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Senior Brendan McHugh, along with sixteen of his teammates, will begin a period of intense training before drastically cutting back right before the Ivy Championships.

Credit: Michael Chien , Michael Chien

At the Ivy League Championships, it’s not about first place. It’s not even about second.

For the Penn swimming teams, third place ­at the Ivy League Championships — after Harvard and Princeton — is usually the goal.

And though the women are coming off of two straight Ivy losses to Yale and Dartmouth, coach Mike Schnur doesn’t believe the result will necessarily be the same at Ivies. In his mind, third place is still in the cards for his Red and Blue.

“I’d like to get Yale and Dartmouth back for what they did to us last weekend,” he said.

The Quakers also want a rematch against Columbia, who, according to Schnur, “stomped” them early in the year.

“They were much more prepared for that meet than we were,” he said. “We were truly horrific that day.”

Though the women’s team did not swim to its potential in all its Ivy meets, Schnur and the captains still see third place as a plausible option.

And while the women still have three non-conference meets until Ivy Champs, they are already looking ahead to the post-season.

They will need the upcoming tuneups, as the battle for a top-three finish in the Ivies will be very competitive this year. Yale, Columbia and Dartmouth — as the Quakers learned all too well this season — are as strong as ever.

Additionally, the upcoming meets serve as pseudo-championships for those who do not make the 17-swimmer roster limit.

“The girls who are preparing for Ivies are training really hard and the women that are not going are training for the next two or three weeks for the Maryland Invite [on February 9th and 10th],” Schnur said.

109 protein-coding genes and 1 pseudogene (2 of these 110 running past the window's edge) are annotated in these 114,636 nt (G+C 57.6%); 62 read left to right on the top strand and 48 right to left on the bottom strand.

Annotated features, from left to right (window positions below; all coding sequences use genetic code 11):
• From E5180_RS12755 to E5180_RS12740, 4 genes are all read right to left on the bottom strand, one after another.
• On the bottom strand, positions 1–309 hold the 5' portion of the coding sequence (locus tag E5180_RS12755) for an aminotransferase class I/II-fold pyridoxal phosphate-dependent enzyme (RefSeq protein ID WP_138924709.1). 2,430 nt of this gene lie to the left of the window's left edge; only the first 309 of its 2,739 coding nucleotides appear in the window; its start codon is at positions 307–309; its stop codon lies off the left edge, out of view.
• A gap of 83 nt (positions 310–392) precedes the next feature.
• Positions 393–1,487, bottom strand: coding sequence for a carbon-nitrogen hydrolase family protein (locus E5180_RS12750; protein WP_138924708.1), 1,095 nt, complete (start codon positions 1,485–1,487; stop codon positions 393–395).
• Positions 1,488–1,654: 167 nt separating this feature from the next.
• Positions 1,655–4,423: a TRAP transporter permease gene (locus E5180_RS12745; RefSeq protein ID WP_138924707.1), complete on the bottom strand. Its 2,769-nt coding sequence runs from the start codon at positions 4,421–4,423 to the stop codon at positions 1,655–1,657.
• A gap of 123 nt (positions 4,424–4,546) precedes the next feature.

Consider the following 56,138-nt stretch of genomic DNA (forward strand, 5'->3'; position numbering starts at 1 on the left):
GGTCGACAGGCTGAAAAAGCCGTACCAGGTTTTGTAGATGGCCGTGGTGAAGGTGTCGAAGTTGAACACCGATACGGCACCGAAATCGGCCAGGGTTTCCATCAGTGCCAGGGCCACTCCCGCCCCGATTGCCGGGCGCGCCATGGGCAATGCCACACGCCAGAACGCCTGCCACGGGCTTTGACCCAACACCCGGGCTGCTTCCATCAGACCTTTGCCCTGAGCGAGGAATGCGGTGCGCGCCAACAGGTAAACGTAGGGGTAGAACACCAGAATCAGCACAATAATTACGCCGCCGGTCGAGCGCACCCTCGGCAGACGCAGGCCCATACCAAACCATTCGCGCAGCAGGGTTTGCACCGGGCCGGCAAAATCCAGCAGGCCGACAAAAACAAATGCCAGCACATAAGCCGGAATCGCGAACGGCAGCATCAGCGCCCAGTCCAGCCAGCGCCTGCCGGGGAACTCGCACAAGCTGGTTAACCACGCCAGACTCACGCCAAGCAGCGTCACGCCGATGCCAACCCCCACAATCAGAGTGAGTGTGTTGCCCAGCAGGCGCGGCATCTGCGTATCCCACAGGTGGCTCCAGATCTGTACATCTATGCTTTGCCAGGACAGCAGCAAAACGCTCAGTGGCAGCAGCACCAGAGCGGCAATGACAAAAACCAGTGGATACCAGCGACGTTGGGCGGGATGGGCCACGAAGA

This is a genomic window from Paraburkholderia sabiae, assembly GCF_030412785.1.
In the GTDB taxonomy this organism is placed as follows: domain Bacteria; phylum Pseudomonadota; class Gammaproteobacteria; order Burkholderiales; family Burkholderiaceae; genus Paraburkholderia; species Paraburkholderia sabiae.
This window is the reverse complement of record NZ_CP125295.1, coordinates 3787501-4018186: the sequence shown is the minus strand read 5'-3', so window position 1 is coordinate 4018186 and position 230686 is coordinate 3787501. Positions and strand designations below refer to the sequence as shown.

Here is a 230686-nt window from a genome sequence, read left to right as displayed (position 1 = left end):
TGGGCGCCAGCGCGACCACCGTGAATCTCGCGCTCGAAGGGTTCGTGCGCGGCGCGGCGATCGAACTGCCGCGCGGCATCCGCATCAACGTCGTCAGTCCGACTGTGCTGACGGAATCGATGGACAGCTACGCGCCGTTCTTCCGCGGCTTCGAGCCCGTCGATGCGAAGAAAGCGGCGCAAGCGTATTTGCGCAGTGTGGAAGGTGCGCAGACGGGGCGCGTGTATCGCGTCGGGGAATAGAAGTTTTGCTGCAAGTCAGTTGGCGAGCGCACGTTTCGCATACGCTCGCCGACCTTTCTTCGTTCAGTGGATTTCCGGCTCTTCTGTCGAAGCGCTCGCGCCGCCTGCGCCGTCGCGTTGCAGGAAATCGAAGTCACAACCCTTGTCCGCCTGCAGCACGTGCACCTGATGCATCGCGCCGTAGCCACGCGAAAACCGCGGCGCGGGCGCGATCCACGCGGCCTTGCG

As the women’s Ivies do not begin until Feb. 23rd, many of the “backups” — who will not swim in the Ivy Championships ­— will get a chance to compete at Friday’s meet against West Chester.

But co-captain Jenny Claydon believes every individual is important for the team to be successful.

“Everyone is going to have to come down and perform their best times,” she said. “When it comes down to it, [the championships are] about swimming fast in the morning and making it back to the finals.”

Though she and fellow captain Samantha Husband believe most of the swimmers are fairly equal talent-wise, Claydon thinks it will ultimately come down to how prepared the team is for its competition.

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The men’s side is also searching for a third place finish at Ivies on Mar. 1-3.

“Our guys are swimming great this year,” Schnur said. “We have some pretty good meets left, but we are actually starting to split up those teams as well.”

There is not much of a disparity between those prepping for Ivies and those swimmers who are getting ready for the final three meets of the season.

“The seventeen Ivy guys are still getting their butts kicked right now and everybody else is going to start cutting back,” Schnur said.

The team knows that third place is certainly not a guarantee.

Similar to the women’s team, “The guys can get third, but they could also get sixth or seventh,” he said. “This is a very competitive league.”

Captain Brendan McHugh remained optimistic that Penn can come away with the bronze.

“We’re going to have to work out butts off, but if people come in with the right attitude, which I am trying to foster on the team, I think we will do something pretty cool … get third place [at Ivies].”

The biggest challenge for the men in the near future is the meet against perennial champion Harvard.

“We might be able to beat them,” McHugh said. “[In] the dual meet format you need to win races, you don’t need to have depth, and they are loaded with depth, but they don’t have a ton of speed.”

Both the men’s and women’s teams are sticking to their goal of third place at Ivies, but each swimmer still has individual goals.

“For us to win, I need to step up. I’m trying to break a lot more records,” McHugh said. “It would be cool to set new records … that I could come back when I’m sixty and see.”

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